How to Minimize Waste in Your kitchen


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Minimizing waste and reducing our carbon footprint has been a topic of conversation for many years.  As time goes on we are becoming more knowledgeable on how to minimize our impact on the environment.  Food waste is a big problem in the United States.  It is estimated that in the US we throw away 30-40% of the food we produce.  We need this cycle to stop as soon as possible.  Here are some ways in which to minimize waste in your own kitchen.



  • Every city and state has different rules on how to compost in your area.
  • You can have a compost pile in your yard that is open or closed.  I recommend closed since it degrades faster and helps prevent rodents.
  • Compost most food scraps, non-recyclable paper products, yard scraps.

Here is a link to a yard composting kit:

Here is a link to Denver County Composting program.


Canning extra vegetables:

When you have vegetables that you buy in bulk you may benefit from canning some of these vegetables or pickling them.  I love pickling vegetables that are about to turn so that I can put them on salads or tacos for the next few weeks.

Here is a link on some of the basics of canning produce


Preserving fruits:

Once you get the hang of how to can and preserve produce you can also start preserving jams and jellies.  Take any fruit that is about to turn and freeze them.  Once you have enough fruit to justify making a jam then have a Jamming Party.

Please remember that you can replace a ton of sugar with sugar substitutes like Splenda, Stevia and Monkfruit.

Here is a link to some basics on preserves

Dump meals:

I absolutely adore what I call dump meals.  This means that you take all of the extra vegetables, spices and sauces from the last few weeks and add them all to perfect dump meals. Stews, casseroles, pasta dishes, soups and stir fries are great for these meals.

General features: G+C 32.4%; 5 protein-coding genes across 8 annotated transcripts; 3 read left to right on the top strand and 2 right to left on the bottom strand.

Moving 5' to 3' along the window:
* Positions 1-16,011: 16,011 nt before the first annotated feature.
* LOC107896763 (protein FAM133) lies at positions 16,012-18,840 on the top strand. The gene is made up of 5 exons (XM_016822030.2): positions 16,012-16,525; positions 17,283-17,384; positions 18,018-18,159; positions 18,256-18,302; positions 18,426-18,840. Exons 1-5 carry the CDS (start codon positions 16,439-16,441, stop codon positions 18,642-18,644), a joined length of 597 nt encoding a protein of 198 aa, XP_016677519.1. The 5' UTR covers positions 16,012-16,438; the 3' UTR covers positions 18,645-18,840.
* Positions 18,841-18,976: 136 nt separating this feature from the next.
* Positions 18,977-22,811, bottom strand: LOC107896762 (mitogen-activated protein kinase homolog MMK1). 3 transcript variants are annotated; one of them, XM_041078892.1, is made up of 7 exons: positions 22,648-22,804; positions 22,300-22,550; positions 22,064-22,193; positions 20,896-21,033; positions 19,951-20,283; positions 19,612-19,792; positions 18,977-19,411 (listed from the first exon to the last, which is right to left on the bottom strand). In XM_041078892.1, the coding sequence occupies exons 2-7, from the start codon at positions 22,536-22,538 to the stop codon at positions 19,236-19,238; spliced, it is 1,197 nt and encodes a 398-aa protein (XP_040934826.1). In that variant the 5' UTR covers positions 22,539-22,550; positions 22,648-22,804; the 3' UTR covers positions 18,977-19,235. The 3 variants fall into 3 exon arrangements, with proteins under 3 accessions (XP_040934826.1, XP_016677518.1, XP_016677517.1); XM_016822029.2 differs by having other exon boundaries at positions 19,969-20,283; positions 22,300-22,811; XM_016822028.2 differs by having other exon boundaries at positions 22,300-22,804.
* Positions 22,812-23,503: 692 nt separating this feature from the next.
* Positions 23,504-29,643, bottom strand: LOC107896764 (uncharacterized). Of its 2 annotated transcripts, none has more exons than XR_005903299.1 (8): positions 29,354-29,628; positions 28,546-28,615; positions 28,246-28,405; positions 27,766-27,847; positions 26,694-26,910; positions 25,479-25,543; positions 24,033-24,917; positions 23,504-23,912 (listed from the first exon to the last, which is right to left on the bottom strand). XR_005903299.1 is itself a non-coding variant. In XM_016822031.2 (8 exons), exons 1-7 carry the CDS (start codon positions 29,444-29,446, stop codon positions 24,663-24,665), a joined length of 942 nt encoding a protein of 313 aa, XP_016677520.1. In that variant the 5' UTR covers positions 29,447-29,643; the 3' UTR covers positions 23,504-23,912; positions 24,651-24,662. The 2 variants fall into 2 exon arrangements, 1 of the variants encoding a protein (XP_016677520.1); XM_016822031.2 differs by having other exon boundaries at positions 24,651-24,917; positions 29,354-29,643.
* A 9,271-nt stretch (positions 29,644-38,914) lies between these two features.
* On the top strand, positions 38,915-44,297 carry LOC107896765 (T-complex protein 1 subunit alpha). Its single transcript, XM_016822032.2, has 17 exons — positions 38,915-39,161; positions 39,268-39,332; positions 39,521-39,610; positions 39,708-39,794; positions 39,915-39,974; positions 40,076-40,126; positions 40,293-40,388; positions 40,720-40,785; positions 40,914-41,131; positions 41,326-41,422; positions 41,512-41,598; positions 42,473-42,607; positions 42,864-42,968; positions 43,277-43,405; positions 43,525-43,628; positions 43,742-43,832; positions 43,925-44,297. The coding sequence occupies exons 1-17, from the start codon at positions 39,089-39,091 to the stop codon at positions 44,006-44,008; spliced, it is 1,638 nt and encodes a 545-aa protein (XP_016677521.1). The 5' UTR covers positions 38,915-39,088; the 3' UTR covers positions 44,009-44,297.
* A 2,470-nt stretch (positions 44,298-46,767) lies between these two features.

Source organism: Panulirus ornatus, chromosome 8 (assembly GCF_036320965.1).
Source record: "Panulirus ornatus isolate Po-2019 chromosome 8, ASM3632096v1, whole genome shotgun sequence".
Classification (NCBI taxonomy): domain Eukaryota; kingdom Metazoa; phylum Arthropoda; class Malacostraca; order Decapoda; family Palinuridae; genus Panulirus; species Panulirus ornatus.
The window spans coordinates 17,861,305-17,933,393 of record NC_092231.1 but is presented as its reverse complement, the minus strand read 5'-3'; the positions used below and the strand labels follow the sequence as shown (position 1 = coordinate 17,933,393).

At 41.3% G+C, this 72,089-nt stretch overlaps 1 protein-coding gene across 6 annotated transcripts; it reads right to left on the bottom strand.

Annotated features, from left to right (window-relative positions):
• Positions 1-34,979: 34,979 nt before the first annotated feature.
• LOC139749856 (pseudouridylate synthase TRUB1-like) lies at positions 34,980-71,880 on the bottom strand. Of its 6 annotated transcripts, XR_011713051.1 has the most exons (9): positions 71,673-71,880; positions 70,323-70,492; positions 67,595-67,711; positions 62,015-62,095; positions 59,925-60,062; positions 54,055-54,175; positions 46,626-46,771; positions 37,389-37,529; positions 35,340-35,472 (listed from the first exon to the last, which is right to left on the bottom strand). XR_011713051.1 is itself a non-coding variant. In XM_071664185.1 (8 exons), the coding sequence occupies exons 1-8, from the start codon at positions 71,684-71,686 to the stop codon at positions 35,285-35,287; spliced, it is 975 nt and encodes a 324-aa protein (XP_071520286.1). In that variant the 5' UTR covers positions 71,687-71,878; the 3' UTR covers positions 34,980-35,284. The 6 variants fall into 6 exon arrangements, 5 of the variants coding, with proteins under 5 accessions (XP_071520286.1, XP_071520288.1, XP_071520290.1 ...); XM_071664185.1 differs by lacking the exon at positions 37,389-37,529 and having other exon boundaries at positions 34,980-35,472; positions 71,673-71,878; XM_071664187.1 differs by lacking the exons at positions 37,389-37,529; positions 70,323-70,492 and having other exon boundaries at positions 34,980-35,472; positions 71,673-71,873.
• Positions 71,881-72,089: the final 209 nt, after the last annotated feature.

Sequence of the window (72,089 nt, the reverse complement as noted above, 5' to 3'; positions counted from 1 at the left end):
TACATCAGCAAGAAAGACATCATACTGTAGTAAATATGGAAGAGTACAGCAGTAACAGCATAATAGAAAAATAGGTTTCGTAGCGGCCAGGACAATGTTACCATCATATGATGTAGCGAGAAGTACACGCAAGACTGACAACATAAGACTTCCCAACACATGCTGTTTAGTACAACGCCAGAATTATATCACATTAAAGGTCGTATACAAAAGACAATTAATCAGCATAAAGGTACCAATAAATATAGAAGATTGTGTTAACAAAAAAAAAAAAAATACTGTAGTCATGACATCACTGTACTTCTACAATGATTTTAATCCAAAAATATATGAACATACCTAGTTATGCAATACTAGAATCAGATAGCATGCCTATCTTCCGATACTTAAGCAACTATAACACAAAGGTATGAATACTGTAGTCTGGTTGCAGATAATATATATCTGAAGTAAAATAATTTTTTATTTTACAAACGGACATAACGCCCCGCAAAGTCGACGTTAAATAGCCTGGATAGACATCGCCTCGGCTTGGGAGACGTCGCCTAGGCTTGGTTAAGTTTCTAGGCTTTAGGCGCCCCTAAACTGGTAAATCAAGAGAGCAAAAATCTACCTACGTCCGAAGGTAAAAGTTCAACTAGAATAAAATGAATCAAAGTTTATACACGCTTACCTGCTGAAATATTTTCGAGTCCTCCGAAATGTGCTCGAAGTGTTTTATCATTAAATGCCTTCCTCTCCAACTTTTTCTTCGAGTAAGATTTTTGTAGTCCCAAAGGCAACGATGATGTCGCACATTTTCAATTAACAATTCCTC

You can make a vegetarian Daal stew with lentils, spices and all the leftover vegetables in the refrigerator. You can also take some leftover protein like shredded chicken and top it off.  Any extra yogurt in the refrigerator can be a nice topping

Asian flavored stir fry can use up a nice variety of vegetables as well as cabinet staples such as soy sauce and ground ginger.

Here is a link for a “clean out the fridge” soup


Dehydrating produce:

This is another way to preserve and allow fruits and vegetables to last a bit longer without having to throw these items out in the trash.   You can dehydrate food in the oven but this process takes a long time. Another option is to use a dehydrator.

Here is a link to how to dehydrate food in the oven:

Reusable bags:

I personally feel so terrible every time I use a ziplock bag or plastic wrap.  We waste so much of this on a daily basis.  Another good thing to start using to avoid things like disposable plastic, Styrofoam and other harmful items is Tupperware. Having a nice assortment of glass Tupperware can help save the planet from so much plastic.


Here is a link to a great company called Stasher that sells reusable bags.

The Stasher Ecosystem


Use Your Freezer:

If you are going to buy food in bulk or on sale don’t be afraid to use your freezer.  Most foods can go into the freezer.  Fruit that is about to turn can be frozen on a baking sheet and then put into the freezer.  This fruit can be great for smoothies!

The dump meal soup and stews can be frozen for a week when you don’t have time to meal prep! This saves on the grocery bill as well.

Reusable Jars:

Items like clasp lids jars, mason and bell jars are great items to have at home.  Stores like Sprouts and King Soopers that have bulk bins allow you to bring in reusable bags and then store them in your reusable jars.  This also helps to keep your food fresher which allows you to have more time to enjoy these foods.


We hope this has given you some helpful hints on how to minimize your carbon footprint!